Attribution vs Credit

“Computers cannot give credit” — Automated systems can be designed to automatically create attribution for remixed works, but in a study of participants in a large remix community, the value of automatic attribution was much less than the credit given manually by humans.

People crave getting credit for their own creative work and get upset when they see derivatives of it used by others without giving credit to the authors. A research study of youth in the Scratch community (html) experimented with adding automatic attribution when works were remixed; however the users reactions were that automatic attribution were much less authentic than ones created individually by users.

Credit vs attribution in scratch interface
Credit vs attribution in scratch interface

Scratch (website) is an open online tool developed at MIT designed to give children creative experiences creating small games and interactive tools that also teaches them principles of computer programming via a graphical interface. (Wikipedia).

As of November 2015, there are over 11,000,000 projects shared on the Scratch site– it’s design explicitly embeds the idea of remix in that everything posted there is open to be remixed by another user. This is also adopted more recently in the approach of Mozilla’s WebMaker tools (mozilla)

Remixing in Scratch is not only technically possible, it is something that the administrators of the website encourage and try to foster as a way for people to learn from others and collaborate. On every project page, the Scratch website displays a hyperlink with the text “Some rights reserved” that points to a child-friendly interpretation of the Creative Commons Attribution-Share Alike license under which all Scratch projects are licensed.1 Even the name Scratch is a reference to hip hop DJs’ practice of mixing records. A large portion of all projects shared on the Scratch website (28%) are remixes of other projects.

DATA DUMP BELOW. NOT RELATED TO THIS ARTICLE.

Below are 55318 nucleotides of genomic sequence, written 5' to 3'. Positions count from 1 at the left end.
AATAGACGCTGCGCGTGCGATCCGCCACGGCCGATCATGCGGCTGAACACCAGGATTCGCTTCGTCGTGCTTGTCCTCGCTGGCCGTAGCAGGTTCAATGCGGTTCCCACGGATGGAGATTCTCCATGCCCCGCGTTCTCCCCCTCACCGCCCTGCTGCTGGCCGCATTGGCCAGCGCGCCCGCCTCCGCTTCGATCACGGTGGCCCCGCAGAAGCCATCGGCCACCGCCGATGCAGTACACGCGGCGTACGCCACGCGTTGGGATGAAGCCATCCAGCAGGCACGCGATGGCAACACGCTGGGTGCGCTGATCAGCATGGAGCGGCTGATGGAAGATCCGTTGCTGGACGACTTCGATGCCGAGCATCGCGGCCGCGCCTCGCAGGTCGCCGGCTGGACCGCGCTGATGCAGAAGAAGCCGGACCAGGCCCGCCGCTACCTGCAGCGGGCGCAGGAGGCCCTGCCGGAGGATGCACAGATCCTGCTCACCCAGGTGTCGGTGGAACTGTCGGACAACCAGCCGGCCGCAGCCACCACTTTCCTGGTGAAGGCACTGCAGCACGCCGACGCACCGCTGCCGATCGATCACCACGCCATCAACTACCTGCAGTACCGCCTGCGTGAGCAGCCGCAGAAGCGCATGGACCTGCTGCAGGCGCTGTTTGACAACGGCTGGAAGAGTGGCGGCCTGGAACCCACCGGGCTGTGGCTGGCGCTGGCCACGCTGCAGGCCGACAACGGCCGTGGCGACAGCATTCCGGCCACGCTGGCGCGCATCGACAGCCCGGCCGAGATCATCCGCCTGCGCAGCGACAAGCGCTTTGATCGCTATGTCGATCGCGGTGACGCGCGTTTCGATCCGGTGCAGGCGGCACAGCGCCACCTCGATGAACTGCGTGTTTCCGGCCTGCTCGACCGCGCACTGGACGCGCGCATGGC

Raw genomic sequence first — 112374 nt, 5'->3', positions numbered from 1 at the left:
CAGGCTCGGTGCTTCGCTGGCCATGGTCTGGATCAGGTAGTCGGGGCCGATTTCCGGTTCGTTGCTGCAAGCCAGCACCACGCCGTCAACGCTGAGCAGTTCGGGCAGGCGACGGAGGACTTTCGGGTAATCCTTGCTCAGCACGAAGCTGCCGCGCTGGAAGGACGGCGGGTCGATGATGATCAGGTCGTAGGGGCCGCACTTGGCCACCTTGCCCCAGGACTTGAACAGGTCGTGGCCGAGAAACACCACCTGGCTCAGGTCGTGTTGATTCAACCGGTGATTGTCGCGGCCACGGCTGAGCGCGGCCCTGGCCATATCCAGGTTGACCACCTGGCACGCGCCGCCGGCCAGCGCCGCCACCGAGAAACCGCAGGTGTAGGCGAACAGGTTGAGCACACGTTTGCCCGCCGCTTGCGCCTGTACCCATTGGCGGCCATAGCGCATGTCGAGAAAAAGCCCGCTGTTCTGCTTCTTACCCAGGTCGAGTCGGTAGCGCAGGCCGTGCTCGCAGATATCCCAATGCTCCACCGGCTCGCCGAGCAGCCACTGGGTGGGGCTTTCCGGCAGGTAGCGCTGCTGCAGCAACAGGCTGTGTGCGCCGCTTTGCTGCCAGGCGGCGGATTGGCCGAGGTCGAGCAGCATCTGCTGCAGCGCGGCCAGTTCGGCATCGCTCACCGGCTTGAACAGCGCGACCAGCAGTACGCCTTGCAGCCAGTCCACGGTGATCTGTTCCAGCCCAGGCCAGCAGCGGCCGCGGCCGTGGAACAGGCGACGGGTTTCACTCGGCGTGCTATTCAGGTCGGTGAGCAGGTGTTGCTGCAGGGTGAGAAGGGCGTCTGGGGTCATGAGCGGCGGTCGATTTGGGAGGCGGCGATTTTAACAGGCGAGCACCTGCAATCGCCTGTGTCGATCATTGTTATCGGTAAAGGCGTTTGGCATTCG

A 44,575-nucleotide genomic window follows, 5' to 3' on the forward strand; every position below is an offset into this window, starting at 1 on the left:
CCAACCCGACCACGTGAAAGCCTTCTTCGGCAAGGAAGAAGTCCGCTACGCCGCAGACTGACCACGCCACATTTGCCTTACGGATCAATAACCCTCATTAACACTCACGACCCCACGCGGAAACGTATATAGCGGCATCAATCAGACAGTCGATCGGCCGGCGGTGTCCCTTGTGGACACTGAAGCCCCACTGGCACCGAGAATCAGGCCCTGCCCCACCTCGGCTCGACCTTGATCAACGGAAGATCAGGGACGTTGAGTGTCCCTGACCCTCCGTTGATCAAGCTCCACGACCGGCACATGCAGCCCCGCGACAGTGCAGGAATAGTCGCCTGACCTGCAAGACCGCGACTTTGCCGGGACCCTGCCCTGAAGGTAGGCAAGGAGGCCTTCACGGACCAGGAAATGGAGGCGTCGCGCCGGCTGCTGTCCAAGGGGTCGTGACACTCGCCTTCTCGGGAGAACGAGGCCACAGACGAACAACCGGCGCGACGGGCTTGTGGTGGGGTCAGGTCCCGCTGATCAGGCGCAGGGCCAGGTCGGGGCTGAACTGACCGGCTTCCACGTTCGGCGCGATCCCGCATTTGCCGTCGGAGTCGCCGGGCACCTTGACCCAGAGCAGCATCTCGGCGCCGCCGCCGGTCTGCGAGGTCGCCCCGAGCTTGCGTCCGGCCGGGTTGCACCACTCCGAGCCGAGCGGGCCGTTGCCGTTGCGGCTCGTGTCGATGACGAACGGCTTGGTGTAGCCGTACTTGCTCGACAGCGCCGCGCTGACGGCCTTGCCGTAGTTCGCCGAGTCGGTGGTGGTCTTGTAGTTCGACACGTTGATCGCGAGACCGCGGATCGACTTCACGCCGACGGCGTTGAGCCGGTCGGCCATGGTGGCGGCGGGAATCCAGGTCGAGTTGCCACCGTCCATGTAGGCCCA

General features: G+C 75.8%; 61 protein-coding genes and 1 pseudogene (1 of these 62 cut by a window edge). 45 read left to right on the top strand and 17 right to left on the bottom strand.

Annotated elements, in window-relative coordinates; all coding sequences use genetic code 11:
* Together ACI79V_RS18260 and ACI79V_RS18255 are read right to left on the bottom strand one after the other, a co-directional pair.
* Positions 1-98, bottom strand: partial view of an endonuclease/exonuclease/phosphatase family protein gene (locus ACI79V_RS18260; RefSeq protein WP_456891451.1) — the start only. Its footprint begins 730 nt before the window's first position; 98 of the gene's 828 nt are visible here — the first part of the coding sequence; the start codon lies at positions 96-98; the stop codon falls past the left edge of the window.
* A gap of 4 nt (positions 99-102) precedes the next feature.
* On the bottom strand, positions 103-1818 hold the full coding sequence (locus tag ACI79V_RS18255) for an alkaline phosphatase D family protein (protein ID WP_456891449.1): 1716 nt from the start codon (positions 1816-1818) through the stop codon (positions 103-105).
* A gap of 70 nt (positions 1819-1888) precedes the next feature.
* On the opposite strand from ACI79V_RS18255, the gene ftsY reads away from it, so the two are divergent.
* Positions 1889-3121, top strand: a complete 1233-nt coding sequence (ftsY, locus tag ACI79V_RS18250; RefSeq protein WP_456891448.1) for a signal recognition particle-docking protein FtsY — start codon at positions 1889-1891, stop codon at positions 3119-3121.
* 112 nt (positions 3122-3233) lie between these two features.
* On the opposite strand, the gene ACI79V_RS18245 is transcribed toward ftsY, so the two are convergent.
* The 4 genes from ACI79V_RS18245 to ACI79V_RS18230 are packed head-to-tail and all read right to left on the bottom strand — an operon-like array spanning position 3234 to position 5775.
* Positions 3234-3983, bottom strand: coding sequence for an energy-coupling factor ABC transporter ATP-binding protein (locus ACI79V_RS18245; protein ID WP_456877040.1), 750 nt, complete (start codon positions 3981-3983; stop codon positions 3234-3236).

That said, remixing is not universally unproblematic in Scratch. Previous quantitative analysis of the the Scratch community showed that Scratch participants react both positively and negatively to the remixing of their projects and found that of those users who viewed a remix of their project, about one-fifth left positive comments while the same proportion of users accused the remixer of plagiarism. This ambivalent reaction to remixing is echoed, and given additional texture, in the comments and complaints left by users on the Scratch website and sent to Scratch administrators.

The study involved interviewing Scratch community members about their reactions to seeing derivatives of their own works with both automatic attribution and individual credit either given as credits inside a remixed Scratch project or in the notes attached to an item’s web page in Scratch.

But in trying to help users by attributing automatically, Scratch’s designers misunderstood the way that attribution as a social mechanism worked for Scratch’s users. Our fundamental insight is that while both attribution and credit may be important, they are distinct concepts and that credit is, socially, worth more. A system can attribute the work of a user but credit, which is seen as much more important by users and which has a greater effect on user behavior, cannot be done automatically. Computers can attribute. Crediting, however, takes a human.